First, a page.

# Prove A = (A\B) ∪ (A ∩ B)

I have to demonstrate this formulae:

Prove A = (A\B) ∪ (A ∩ B)

But it seems to me that it is false.

(A\B) ∪ (A ∩ B)

• X ∈ A/B => { x ∈ A and x ∉ B }

or

• X ∈ A ∩ B => { x ∈ A and x ∈ B }

so:

x ∈ A ∩ B

so: A ≠ (A\B) ∪ (A ∩ B)

Did I solve the problem or I am just blind?

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Think of $(A\backslash B)$ as $A \cap B^c$. –  Matt N. Jan 18 '11 at 18:07
Matt: Forgive my elementary knowledge, but what does it mean B^c$? – Nerian Jan 18 '11 at 18:08 You did not solve the problem. If you want to show two sets$S_1, S_2$are equal, i.e.$S_1 = S_2$then you show$S_1 \subset S_2$and$S_2 \subset S_1$. – Matt N. Jan 18 '11 at 18:09$B^c$(read "B complement") means all elements that are not in B. – Matt N. Jan 18 '11 at 18:09 I suppose the question is how you got to$x \in A \cap B$from what you wrote above that. How did you conclude that? – Aryabhata Jan 18 '11 at 18:11 add comment ## 5 Answers To show that two sets are equal, you show they have the same elements. Suppose first$x\in A$. There are two cases: Either$x\in B$, or$x\notin B$. In the first case,$x\in A$and$x\in B$, so$x\in A\cap B$(by definition of intersection). In the second case,$x\in A$and$x\notin B$, so$x\in A\setminus B$(again, by definition). This shows that if$x\in A$, then$x\in A\cap B$or$x\in A\setminus B$, i.e.,$x\in (A\setminus B)\cup(A\cap B)$. Now we have to show, conversely, that if$x\in (A\setminus B)\cup(A\cap B)$, then$x\in A$. Note that$x\in(A\setminus B)\cup(A\cap B)$means that either$x\in A\setminus B$or$x\in A\cap B$. In the first case,$x\in A$(and also,$x\notin B$). In the second case,$x\in A$(and also,$x\in B$). In either case,$x\in A$, but this is what we needed. In summary: We have shown both$A\subseteq (A\setminus B)\cup(A\cap B)$and$(A\setminus B)\cup(A\cap B)\subseteq A$. But this means the two sets are equal. - Excellent explanation, thanks! I used unicode characters for the mathematical symbols, but I see that you all use something else. Where can I read the syntax? – Nerian Jan 18 '11 at 18:38 @Nerian: Have a look at meta.math.stackexchange.com/questions/107/…, and then Chapter 3 of ctan.org/tex-archive/info/lshort/english/lshort.pdf – Rahul Jan 18 '11 at 19:10 add comment To show set equality you show$\supset$,$\subset$respectively.$\subset$: Let$x \in A$. Then$x$either in$A \cap B$or in$A \cap B^c = A - B$, so$x \in (A \cap B) \cup (A - B)$.$\supset$: Let$x \in (A \cap B) \cup (A - B)$. Then either$x$in$ A \cap B$or x in$A \cap B^c$. But in both cases$x \in A$, therefore$x \in A$. - add comment$\rm\ A\backslash B\ =\ A\cap\overline B\ \ \:$so$\rm\ \: (A\backslash B)\cup (A\cap B)\ =\ (A\cap\overline B)\cup(A\cap B)\ =\ A\cap(\overline B\cup B)\ =\ A$- add comment Let$x \in A$. Then$x \in A \backslash B$or$x \in A \cap B$. Likewise, if$x \in A \backslash B$or$x \in A \cap B$then$x \in A$. - add comment Working inside a universe$X\$: $$A = A \cap X = A \cap (B \cup (X \setminus B)) = ( A \cap B ) \cup ( A \cap (X \setminus B)) = (A \cap B) \cup (A \setminus B)$$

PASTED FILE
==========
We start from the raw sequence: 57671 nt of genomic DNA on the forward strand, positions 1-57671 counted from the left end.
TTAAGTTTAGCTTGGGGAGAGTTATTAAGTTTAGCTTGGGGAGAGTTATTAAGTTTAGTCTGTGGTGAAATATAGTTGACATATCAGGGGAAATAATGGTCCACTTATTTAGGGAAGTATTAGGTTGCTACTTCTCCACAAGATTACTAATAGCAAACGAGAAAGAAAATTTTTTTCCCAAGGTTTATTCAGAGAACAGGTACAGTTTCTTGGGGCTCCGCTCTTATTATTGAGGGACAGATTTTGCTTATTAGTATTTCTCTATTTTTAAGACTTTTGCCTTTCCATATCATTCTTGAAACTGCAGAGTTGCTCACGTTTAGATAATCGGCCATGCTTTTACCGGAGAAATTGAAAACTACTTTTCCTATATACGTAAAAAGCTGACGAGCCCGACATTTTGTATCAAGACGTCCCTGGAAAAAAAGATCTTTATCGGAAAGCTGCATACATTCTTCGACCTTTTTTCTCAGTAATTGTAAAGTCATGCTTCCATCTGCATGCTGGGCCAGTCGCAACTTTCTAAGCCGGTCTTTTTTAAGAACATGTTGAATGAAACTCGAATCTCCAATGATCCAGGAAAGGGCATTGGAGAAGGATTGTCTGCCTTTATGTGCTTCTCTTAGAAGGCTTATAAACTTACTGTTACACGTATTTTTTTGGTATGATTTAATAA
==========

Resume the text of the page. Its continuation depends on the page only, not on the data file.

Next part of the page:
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That's precisely the reverse of my answer. –  Bill Dubuque Jan 18 '11 at 19:40